Friday, 30 March 2018


It's a great historic race that once attracted the soon to be immortal Sceptre, a race where those names on that Totopoly board up in the loft came from, and one that up to relatively recent times had an important place in the calendar

Last Saturday's Lincoln stood up to scrutiny with the best renewals of the past forty years, boasting a winner and runner-up that will both win in Group company this season, and that's something, at the beginning of the time window, the likes of Captain's Wings and Fair Season never achieved despite finding roles as stallions.

It deserved better but crammed into a disorderly fixture list a casual viewer of the sport would have had to look hard to find the event. No build up from January onwards as was once the case, the relentless and expanding AW game now meaning that you don't see the race approaching anymore.

Moreover, the concept of the ' Spring Double'  that was once very much alive with all and sundry feeling obliged to link a conversation about an upcoming Lincoln with one about the Grand National, has vanished.

Twice from the seventies onwards there were periods when the Lincoln's future was far more assured than the Grand National. Remember when the prospect of losing Aintree as a racecourse became a distinct possibility and how it was mooted whether the race should be allowed to pass away.

Alternative venues were put forward to stage the race. Newmarket was a strange one,  Haydock Park a more realistic alternative, with the other name bandied about being Donny.

Now, the Lincoln would benefit greatly from a renewed link with the Grand National, while the Aintree race, although an imitation of the one that is no more, carries a massive prize fund, publicity, and is the best known horse racing event in the British Isles, even though along with the lowering profile of the sport, is a tier or so less important than in past times.

That was how it once was. You would be familiar with the Lincoln ante-post market as soon it was established, mark a couple down that caught the eye. Cataldi, surely he'll start off in Group events, not beaten far in the Champion Stakes for God's sake ...Hastings-Bass taking Better Blessed to Cagnes to gain a fitness advantage--- Clive Brittain bullish about his planned runner but look at his trainer's talks and it's positivity about everything.

When people talk of an absent 'buzz factor' the accusation is that they live in the past, that familiarity and cynicism is something that will remove the knots in the stomach with all the sports over time. That is all very fine but this is not as common in other sports.

Ask those same racing fans who now think of the Lincoln as just another decent handicap whether they are looking forward to the Masters Golf. They will be rubbing their hands, already developing their betting portfolio for Augusta, and while they will be looking forward to Aintree the following week, everything racing will be second in the queue for those four enthralling days.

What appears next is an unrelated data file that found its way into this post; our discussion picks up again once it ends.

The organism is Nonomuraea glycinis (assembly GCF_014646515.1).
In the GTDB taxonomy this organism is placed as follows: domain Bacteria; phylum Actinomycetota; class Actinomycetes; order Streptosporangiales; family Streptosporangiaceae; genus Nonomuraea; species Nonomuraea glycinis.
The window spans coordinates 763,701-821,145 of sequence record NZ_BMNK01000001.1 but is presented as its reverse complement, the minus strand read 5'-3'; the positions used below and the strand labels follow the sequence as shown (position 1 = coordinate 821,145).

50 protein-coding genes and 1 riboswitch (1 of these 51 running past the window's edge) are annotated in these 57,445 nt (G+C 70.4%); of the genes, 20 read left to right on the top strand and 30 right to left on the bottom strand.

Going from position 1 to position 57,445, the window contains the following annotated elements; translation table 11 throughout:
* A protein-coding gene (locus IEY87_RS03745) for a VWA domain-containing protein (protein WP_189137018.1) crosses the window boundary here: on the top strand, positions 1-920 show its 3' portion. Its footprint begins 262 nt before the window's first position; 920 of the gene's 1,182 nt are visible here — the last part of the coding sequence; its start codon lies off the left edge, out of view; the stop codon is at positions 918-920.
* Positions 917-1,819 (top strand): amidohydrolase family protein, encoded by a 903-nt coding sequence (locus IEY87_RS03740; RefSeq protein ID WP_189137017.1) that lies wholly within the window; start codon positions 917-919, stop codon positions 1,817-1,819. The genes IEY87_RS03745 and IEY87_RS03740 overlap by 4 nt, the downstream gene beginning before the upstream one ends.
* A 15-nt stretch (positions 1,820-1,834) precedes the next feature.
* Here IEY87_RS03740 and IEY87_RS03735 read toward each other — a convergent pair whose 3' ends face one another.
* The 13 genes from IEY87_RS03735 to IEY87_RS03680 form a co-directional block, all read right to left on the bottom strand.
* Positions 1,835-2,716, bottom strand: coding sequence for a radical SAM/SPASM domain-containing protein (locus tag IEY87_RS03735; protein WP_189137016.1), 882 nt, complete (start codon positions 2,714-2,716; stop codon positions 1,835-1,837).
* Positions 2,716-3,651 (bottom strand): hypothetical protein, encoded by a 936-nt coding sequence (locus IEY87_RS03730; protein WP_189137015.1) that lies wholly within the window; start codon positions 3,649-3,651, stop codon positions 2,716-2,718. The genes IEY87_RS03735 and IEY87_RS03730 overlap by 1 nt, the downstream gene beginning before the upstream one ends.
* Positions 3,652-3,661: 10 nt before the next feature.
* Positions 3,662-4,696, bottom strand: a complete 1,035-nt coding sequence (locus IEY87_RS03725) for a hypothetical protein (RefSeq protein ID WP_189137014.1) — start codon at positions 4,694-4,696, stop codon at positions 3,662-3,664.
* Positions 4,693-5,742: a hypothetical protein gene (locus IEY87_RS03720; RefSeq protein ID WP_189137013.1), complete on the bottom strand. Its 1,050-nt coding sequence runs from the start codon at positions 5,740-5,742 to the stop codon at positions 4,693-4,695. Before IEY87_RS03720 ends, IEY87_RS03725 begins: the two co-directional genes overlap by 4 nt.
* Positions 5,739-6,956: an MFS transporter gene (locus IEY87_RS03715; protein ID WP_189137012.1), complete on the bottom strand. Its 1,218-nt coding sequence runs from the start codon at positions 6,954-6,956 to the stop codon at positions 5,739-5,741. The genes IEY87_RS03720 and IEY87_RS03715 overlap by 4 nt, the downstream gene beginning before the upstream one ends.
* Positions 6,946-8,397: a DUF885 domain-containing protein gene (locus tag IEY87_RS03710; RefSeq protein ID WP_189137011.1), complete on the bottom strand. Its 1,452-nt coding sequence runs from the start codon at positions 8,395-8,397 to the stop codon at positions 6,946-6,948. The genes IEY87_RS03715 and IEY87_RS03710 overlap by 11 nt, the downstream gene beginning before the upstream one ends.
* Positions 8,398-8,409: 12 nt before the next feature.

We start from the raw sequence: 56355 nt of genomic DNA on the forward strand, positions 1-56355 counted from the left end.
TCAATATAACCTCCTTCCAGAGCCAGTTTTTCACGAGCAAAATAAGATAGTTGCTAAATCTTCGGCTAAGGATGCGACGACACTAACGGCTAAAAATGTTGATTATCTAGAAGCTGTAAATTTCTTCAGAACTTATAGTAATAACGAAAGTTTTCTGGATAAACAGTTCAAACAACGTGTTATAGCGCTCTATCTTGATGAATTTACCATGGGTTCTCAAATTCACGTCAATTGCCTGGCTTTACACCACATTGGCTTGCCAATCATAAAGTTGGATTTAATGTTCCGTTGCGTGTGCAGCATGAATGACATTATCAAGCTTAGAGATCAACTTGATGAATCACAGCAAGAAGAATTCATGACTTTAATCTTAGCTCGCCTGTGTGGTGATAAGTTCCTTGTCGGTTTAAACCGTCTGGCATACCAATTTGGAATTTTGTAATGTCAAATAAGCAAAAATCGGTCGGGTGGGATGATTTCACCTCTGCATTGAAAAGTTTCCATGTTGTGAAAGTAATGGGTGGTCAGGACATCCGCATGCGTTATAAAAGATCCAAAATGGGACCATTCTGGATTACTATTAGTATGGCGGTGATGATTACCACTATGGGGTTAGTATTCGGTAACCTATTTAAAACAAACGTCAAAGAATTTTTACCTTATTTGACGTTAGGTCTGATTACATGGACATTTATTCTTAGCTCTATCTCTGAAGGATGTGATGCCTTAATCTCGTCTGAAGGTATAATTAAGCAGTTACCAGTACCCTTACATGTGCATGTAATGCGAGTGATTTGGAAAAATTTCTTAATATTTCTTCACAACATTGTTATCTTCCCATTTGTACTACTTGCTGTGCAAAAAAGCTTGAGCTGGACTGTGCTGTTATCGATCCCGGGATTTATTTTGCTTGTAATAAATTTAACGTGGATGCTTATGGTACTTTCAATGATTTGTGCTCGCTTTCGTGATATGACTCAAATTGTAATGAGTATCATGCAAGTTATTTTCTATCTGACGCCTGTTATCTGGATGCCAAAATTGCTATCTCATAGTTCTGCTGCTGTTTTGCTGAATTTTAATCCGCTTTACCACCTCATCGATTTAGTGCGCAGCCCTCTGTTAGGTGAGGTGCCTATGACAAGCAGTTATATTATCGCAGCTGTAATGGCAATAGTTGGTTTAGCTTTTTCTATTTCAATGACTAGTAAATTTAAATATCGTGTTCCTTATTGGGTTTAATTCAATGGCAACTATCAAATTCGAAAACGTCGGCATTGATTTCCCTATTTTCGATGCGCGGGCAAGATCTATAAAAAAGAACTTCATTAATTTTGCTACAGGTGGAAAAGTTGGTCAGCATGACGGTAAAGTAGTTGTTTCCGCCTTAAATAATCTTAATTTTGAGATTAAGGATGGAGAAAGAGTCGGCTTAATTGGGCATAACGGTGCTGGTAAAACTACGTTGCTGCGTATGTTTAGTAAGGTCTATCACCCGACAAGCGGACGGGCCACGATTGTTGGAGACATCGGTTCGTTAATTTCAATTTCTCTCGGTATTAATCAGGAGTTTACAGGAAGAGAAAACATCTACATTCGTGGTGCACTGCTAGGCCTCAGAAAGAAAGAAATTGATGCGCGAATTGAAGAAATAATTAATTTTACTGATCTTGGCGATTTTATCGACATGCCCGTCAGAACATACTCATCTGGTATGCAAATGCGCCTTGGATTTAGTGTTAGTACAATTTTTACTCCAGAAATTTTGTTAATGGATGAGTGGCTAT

No, this is not just down to ageing familiarity. This is more to do with the sport of horse racing losing appeal within its own fanbase as well as an absence of new enthusiasts.

Today we have the hullabaloo of the nonsense that is 'All Weather Championship Day'  with seven races carrying the word 'Championships' in the plural in the title, and all non-deserving, some more so than others, and very confusing to someone who is at home and randomly tuned into ATR today.

I suppose the excuse for attaching it to the opening apprentice handicap is that it is just a race of that description on 'Championship's Day' - but why then are all the other races in the plural. Even with the conditions races, it's not clear whether any particular race is designed to be a British AW championship for that particular distance and category.

And is this doesn't grate with traditional fans, take a perusal of the prize money on offer today in some of the races at the now degraded Gosforth Park, and even over at the turf fixture at Bath. Then compare this with the funds on offer when the Newmarket Craven and Newbury Greenham fixtures come around in a few weeks time.

That is during the spell when fans will have switched truly into 'flat mode', where every three year old maiden at the big southern tracks has a 'talked up' contender, and where the Craven and Nell Gwyn, Fred Darling and Greenham can still have a bearing on the classics despite the trend to go to Newmarket without a prep.

They are the type of meetings that can still make a prospective fan bite. A Leonardo Da Vinci or Armada in the Wood Ditton, the race that produces more false dawns than most others until you become dismissive and then a Harbinger turns up.

Then all those other three year old maidens; Commander In Chief won one at Newmarket, Quest For Fame one at Newbury. Then there are those objects of glowing gallop reports of which we have our own that we remember for one reason or another.  Banana's Foster of Stoute's beat in his Newmarket maiden and turned out to be very mediocre. Cecil's Mr Flourocarbon won his Newbury maiden and would be taking the Queen Anne a couple of months later.

The point is that these fixtures have a soul, produce tingles, are fuel for hours of lively discussions packed with the customary 'what if'' and 'could be' scenarios, and more importantly of all show that the sport has a fascinating depth to it.

It's far away from hyped up soulless garbage on show at Lingfield and Newcastle today. Best to hope that anyone staying indoors and channel hopping doesn't stop the button on ATR because they may be put off the sport for good.

image © Michael Trolove 

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